[COBLESKILL, a new town in the county ofSchoharie, New York, incorporated March 1797.]
COBOS, a fortress of the province and govern-ment of Tucuman in Peru ; of the district and ju-risdiction of the city of Salta, from whence it isnine leagues distant ; having been founded in 1693at the foot of a declivity, to serve as an outworkor defence against the Indians of Chaco, it is atpresent destroyed and abandoned, and serves as acountry-house on the estate of an individual.
COBRE, Santa Clara de, a settlement ofthe alcald'ia mayor of Valladolid, in the provincennd bishopric of Mechoacan. It contains 100 fa-milies of Spaniards, bO oi Mustees, 38 of Mulat-toes, and 135 of Indians ; some of whom speculatein working the mines of copper which are closeby, others in the cultivation of maize, and othersgain their livelihood as muleteers. Three leaguess. of the city of Pasquaro.
Same name, a mountain on the coast of the provinceand corregimiento of Coquimbo in the kingdom ofChile. It derives its name from some very abun-dant copper mines. Great quantities of this metalare carried from hence to Spain for founding artil-lery, and for different purposes.
of the large river Napo, and at last becomes in-corporated with the same.
[COCALICO, a township in Lancaster county,Pennsylvania.]
COCAMA, a great lake in the midst of thethick woods which lie in the country of Las Amazonas, to the s. and w. of tlie river Ucayale. It is10 leagues long from n. to s. and six wide from e.to w. On the e. it flows out, through a littlecanal, into the river Ucayale, and on the w. itforms the river Cassavatay, which running n. andthen e. enters also the Ucayale. Its shores areconstantly covered with alligators and tortoises.
COCAMAS, a barbarous nation of Indians ofthe country of Las Amazonas, who inhabit thew'oods to the s. of the river Maraiion, and in thevicinities of Ucayale. It takes its name from theformer lake, called La Gran Cocama. Theyare a barbarous and cruel race, wandering over theforests in quest of birds and wild beasts for meresustenance. Their arms are the macana, and theIndian cimeter, or club of chonia, a very strongebony.
COCATLAN, San Luis de, a settlement ofthe head settlement of Coatlan, and alcadia mayorof Nexapa, in Nueva Espana. It contains 160 fa-milies of Indians, employed in the trade in cochi-neal and cotton stuffs. It is four leagues to the n.of its head settlement.
3 Q 2
COTAHUIZITLA, a settlement of the headsettlement and alcaldia mayor of Cuicatlan inNueva Espana. It is of a hot temperature, con-tains 28 families of Indians, who are busied inmaking mats, which they cs\\ petates. It belongsto the curacy of Atlatlauca, the capital of thealcaldia mayor of this name; being distant 10leagues from its capital.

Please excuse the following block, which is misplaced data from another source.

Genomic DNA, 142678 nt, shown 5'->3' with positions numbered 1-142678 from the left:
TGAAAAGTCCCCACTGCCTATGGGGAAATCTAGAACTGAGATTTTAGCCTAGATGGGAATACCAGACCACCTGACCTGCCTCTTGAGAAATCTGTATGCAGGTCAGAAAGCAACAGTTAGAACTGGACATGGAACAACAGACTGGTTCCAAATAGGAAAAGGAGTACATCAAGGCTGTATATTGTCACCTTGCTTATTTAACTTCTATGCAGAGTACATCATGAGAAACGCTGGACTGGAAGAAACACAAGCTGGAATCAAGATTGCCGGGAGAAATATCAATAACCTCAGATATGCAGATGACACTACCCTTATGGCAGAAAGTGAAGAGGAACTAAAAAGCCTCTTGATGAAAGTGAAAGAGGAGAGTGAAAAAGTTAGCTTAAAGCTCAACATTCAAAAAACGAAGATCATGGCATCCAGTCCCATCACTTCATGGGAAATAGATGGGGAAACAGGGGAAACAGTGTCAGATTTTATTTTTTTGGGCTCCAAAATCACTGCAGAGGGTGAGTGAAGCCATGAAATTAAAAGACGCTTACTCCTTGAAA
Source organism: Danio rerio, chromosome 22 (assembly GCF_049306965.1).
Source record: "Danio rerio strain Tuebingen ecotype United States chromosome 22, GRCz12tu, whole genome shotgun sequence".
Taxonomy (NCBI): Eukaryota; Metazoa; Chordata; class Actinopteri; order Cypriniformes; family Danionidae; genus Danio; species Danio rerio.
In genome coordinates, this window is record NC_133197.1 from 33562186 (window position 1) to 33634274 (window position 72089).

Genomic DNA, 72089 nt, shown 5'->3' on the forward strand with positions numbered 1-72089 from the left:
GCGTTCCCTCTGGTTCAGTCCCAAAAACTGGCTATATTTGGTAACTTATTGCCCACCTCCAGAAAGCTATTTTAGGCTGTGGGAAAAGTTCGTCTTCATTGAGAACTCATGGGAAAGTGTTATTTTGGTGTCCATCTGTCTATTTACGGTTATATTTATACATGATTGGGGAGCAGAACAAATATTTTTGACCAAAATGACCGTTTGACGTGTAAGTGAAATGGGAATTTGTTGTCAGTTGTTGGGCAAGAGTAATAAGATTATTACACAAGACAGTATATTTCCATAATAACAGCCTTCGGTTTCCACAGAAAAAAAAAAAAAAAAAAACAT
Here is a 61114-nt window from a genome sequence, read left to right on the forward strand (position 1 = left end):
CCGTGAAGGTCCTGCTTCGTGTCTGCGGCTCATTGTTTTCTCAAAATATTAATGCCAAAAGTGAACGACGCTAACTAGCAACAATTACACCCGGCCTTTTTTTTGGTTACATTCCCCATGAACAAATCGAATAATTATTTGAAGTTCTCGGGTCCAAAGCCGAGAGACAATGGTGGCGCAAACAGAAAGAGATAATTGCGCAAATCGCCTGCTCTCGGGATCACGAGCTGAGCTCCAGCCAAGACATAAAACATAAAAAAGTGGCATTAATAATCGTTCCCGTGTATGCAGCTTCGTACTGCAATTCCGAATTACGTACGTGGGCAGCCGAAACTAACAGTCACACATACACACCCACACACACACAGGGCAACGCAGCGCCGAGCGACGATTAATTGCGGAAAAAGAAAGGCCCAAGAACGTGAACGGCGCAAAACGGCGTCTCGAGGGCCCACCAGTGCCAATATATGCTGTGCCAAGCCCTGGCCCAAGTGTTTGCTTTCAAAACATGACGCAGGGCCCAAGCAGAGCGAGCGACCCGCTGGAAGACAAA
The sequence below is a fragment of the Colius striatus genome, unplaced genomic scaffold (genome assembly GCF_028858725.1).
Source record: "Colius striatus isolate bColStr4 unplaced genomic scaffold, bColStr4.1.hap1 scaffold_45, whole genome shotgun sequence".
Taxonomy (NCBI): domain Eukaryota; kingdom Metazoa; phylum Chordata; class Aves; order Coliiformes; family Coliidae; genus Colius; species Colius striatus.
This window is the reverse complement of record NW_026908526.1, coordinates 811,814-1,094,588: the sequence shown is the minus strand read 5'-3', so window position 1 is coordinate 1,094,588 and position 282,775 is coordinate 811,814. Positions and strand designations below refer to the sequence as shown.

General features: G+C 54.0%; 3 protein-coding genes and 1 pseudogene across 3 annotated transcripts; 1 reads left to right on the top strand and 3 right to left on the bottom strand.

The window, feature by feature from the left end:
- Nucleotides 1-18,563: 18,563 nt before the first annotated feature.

COTICA, a river of Guayana, in the part pos-sessed by the Dutch, or colony of Surinam. Itruns n. until it comes very near the coast, makingmany turns, and then changing its course e. entersthe Comowini. At its mouth is a fort to defendits entrance, called Someldick.
COTIJA, Valley of, of the alcaldia mayor of
Tinguindin in Nueva Espana. It is more thantwo leagues in circumference, and in it live 205families of Spaniards. It is of a mild temperature,and abounds in seeds. Seven leagues to the w. ofits capital.
COTLALTA, a settlement and head settlementof the alcaldia mayor of Tuxtla in Nueva Espana.It contains 140 families of Indians, and three orfour of Spaniards. It abounds greatly in tamarinds,of which are made excellent conserves.
COTOCOLLAO, a settlement of the kingdomof Quito, in the corregimiento of the district ofthe Cinco Leguas de la Capital; being situate justwhere the beautiful llanura or plain of lilaquitoor Rumi-Pampa terminates. Its territory extendsto n. w. upon the skirt of the mountain Pichincha,and is bounded on the n. by the settlement of Po-masque. It is of a somewhat cold and moist tem-perature ; and in it is the county of Selva Florida,of the house of Guerrero Ponce de Leon, one ofthe most ancient and illustrious of the kingdom.
COTOPACSI, a mountain and desert, or pa-ramo, of the province and corregimiento of Ta-cunja in the kingdom of Quito, to the s. and one-fourth to s. e. It is of the figure of an invertedtruncated cone, and is in height 2952 Parisian feetabove the level of the sea : on its summit, whichis perpetually covered with snow, is a volcano,which burst forth in 1698, in such a dreadful man-ner as not only to destroy the city of Tacunja,with three fourths of its inhabitants, but othersettlements also. It likewise vomited up a river ofmud, which so altered the face of the province,that the missionaries of the Jesuits of Maynos,seeing so many carcases, pieces of furniture, andhouses floating down the Maranon, were persuadedamongst themselves that the Almighty had visitedthis kingdom with some signal destruction ; they,moreover, wrote circular letters, and transmittedthem open about the country, to ascertain Avhatnumber of persons were remaining alive. Thesemisfortunes, though in a moderate degree, recurredin the years 1742, 1743, 1760, 1768. From thee. part of this mountain the Napo takes its rise;and from the s. the Cotuche and the Alagues,which, united, form the river San Miguel, andafterwards, with others, the Patate ; to this theChambo joins itself, which afterwards degenerates.